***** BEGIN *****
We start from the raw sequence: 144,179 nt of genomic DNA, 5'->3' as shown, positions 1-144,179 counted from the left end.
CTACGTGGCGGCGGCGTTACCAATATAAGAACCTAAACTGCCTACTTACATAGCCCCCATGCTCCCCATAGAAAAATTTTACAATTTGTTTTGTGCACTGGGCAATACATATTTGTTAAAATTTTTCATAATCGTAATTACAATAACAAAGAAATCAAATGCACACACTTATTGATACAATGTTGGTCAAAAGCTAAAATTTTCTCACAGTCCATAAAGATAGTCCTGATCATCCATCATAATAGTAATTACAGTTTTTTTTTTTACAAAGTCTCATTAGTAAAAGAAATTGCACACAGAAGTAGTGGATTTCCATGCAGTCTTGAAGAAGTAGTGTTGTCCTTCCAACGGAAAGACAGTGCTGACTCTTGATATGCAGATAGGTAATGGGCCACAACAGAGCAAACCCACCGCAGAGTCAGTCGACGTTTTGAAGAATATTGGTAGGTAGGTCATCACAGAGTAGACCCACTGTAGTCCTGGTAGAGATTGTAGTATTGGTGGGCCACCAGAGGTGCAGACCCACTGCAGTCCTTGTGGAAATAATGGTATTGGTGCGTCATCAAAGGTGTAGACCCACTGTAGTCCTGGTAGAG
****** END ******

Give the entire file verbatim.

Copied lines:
We start from the raw sequence: 144,179 nt of genomic DNA, 5'->3' as shown, positions 1-144,179 counted from the left end.
CTACGTGGCGGCGGCGTTACCAATATAAGAACCTAAACTGCCTACTTACATAGCCCCCATGCTCCCCATAGAAAAATTTTACAATTTGTTTTGTGCACTGGGCAATACATATTTGTTAAAATTTTTCATAATCGTAATTACAATAACAAAGAAATCAAATGCACACACTTATTGATACAATGTTGGTCAAAAGCTAAAATTTTCTCACAGTCCATAAAGATAGTCCTGATCATCCATCATAATAGTAATTACAGTTTTTTTTTTTACAAAGTCTCATTAGTAAAAGAAATTGCACACAGAAGTAGTGGATTTCCATGCAGTCTTGAAGAAGTAGTGTTGTCCTTCCAACGGAAAGACAGTGCTGACTCTTGATATGCAGATAGGTAATGGGCCACAACAGAGCAAACCCACCGCAGAGTCAGTCGACGTTTTGAAGAATATTGGTAGGTAGGTCATCACAGAGTAGACCCACTGTAGTCCTGGTAGAGATTGTAGTATTGGTGGGCCACCAGAGGTGCAGACCCACTGCAGTCCTTGTGGAAATAATGGTATTGGTGCGTCATCAAAGGTGTAGACCCACTGTAGTCCTGGTAGAG